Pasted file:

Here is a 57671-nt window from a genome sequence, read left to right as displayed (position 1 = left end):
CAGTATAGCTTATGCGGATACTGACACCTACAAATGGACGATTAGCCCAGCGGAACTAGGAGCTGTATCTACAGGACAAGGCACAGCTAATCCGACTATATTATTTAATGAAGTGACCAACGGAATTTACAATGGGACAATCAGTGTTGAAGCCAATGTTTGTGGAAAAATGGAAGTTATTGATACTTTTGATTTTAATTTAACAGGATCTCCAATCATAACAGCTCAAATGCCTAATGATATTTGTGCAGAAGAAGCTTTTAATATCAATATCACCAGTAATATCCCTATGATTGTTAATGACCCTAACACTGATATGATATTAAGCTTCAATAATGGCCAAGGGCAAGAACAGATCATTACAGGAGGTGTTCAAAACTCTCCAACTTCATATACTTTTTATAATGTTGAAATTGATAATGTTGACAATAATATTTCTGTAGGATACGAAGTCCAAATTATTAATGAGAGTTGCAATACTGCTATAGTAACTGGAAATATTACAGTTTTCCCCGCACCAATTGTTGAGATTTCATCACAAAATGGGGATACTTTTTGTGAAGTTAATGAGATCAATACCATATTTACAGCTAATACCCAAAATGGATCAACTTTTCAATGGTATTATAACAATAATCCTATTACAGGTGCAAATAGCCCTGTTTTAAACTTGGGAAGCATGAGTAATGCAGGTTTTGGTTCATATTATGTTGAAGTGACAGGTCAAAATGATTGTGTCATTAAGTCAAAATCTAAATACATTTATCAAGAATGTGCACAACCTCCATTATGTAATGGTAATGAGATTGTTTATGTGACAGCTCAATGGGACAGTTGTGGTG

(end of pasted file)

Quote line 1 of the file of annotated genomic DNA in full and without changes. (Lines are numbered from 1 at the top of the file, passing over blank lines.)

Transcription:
Here is a 57671-nt window from a genome sequence, read left to right as displayed (position 1 = left end):